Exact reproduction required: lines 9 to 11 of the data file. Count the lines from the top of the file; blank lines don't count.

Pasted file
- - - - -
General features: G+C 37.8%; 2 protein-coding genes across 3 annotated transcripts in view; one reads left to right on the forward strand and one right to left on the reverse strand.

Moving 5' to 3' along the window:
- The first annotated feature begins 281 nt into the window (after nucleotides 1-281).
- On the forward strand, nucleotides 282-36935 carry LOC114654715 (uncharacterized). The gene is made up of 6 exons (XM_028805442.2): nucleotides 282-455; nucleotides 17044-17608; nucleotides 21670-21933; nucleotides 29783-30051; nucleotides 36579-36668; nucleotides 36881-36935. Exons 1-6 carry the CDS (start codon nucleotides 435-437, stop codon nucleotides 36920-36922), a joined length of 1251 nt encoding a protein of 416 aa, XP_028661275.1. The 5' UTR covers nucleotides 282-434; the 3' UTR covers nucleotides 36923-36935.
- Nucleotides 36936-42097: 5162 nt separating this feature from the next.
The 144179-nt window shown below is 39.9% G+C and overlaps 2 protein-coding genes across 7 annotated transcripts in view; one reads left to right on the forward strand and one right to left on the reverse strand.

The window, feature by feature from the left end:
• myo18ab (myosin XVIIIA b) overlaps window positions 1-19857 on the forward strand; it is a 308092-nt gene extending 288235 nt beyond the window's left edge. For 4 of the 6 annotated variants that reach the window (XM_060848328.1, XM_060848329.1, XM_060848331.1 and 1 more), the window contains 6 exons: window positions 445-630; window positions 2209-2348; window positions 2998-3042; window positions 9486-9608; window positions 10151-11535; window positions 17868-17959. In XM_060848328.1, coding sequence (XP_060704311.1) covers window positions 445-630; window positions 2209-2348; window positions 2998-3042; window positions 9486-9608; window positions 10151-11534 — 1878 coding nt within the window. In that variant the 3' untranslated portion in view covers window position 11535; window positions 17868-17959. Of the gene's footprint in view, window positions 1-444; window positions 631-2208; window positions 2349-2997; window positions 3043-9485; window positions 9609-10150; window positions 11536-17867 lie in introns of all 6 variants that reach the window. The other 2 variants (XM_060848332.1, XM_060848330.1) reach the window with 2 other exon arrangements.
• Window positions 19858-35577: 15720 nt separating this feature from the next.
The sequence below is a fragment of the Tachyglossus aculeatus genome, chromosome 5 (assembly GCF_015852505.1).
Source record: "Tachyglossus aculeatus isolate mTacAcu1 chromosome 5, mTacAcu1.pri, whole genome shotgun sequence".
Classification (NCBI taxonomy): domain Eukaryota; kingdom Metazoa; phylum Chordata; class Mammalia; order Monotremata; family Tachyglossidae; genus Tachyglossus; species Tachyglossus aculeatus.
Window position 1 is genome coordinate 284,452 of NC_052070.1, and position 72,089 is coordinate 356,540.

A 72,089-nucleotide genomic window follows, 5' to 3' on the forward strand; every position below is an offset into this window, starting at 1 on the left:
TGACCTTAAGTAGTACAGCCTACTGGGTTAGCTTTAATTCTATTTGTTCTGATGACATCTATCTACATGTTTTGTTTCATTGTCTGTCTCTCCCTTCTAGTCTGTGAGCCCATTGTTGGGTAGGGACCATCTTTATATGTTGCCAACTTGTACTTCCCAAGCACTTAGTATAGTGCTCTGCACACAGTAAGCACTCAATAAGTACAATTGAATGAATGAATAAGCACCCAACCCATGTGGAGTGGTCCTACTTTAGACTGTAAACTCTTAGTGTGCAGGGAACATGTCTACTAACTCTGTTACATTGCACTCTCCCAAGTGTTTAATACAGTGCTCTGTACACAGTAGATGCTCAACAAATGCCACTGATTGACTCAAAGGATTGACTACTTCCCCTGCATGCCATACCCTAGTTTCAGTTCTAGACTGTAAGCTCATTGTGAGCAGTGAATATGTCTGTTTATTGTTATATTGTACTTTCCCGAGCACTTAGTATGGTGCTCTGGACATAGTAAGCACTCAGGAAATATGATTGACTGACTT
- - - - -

• Window positions 19858-35577: 15720 nt separating this feature from the next.
The sequence below is a fragment of the Tachyglossus aculeatus genome, chromosome 5 (assembly GCF_015852505.1).
Source record: "Tachyglossus aculeatus isolate mTacAcu1 chromosome 5, mTacAcu1.pri, whole genome shotgun sequence".